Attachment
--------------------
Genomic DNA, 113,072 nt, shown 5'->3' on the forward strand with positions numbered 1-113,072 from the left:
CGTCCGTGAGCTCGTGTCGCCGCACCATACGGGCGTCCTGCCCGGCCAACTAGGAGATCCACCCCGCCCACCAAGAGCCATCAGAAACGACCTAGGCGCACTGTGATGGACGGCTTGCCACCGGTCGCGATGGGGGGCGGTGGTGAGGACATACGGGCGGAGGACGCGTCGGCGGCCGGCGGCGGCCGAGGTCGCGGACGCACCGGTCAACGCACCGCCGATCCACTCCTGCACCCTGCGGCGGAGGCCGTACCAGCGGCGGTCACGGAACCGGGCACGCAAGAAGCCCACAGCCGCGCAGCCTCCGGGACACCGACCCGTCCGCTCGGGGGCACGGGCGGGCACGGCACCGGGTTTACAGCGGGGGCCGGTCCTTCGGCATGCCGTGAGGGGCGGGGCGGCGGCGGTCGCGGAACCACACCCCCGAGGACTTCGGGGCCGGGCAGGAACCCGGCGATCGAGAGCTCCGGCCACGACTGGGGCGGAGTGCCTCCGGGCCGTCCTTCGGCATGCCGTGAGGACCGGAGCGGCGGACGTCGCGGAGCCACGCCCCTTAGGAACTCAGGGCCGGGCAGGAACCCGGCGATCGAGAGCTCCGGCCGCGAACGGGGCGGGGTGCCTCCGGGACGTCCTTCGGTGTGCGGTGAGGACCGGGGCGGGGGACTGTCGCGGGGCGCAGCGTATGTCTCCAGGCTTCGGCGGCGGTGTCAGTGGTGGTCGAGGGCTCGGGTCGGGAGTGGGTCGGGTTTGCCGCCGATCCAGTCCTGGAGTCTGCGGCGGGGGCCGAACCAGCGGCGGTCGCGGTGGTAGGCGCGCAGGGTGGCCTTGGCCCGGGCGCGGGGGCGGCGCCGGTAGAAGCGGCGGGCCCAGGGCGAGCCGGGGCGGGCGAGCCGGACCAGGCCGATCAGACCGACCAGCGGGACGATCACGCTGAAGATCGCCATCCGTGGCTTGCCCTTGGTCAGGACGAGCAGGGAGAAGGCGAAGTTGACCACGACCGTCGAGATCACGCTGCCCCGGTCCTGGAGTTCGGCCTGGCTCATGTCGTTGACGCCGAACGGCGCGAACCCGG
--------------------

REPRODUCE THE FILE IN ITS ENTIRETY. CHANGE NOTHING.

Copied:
Genomic DNA, 113,072 nt, shown 5'->3' on the forward strand with positions numbered 1-113,072 from the left:
CGTCCGTGAGCTCGTGTCGCCGCACCATACGGGCGTCCTGCCCGGCCAACTAGGAGATCCACCCCGCCCACCAAGAGCCATCAGAAACGACCTAGGCGCACTGTGATGGACGGCTTGCCACCGGTCGCGATGGGGGGCGGTGGTGAGGACATACGGGCGGAGGACGCGTCGGCGGCCGGCGGCGGCCGAGGTCGCGGACGCACCGGTCAACGCACCGCCGATCCACTCCTGCACCCTGCGGCGGAGGCCGTACCAGCGGCGGTCACGGAACCGGGCACGCAAGAAGCCCACAGCCGCGCAGCCTCCGGGACACCGACCCGTCCGCTCGGGGGCACGGGCGGGCACGGCACCGGGTTTACAGCGGGGGCCGGTCCTTCGGCATGCCGTGAGGGGCGGGGCGGCGGCGGTCGCGGAACCACACCCCCGAGGACTTCGGGGCCGGGCAGGAACCCGGCGATCGAGAGCTCCGGCCACGACTGGGGCGGAGTGCCTCCGGGCCGTCCTTCGGCATGCCGTGAGGACCGGAGCGGCGGACGTCGCGGAGCCACGCCCCTTAGGAACTCAGGGCCGGGCAGGAACCCGGCGATCGAGAGCTCCGGCCGCGAACGGGGCGGGGTGCCTCCGGGACGTCCTTCGGTGTGCGGTGAGGACCGGGGCGGGGGACTGTCGCGGGGCGCAGCGTATGTCTCCAGGCTTCGGCGGCGGTGTCAGTGGTGGTCGAGGGCTCGGGTCGGGAGTGGGTCGGGTTTGCCGCCGATCCAGTCCTGGAGTCTGCGGCGGGGGCCGAACCAGCGGCGGTCGCGGTGGTAGGCGCGCAGGGTGGCCTTGGCCCGGGCGCGGGGGCGGCGCCGGTAGAAGCGGCGGGCCCAGGGCGAGCCGGGGCGGGCGAGCCGGACCAGGCCGATCAGACCGACCAGCGGGACGATCACGCTGAAGATCGCCATCCGTGGCTTGCCCTTGGTCAGGACGAGCAGGGAGAAGGCGAAGTTGACCACGACCGTCGAGATCACGCTGCCCCGGTCCTGGAGTTCGGCCTGGCTCATGTCGTTGACGCCGAACGGCGCGAACCCGG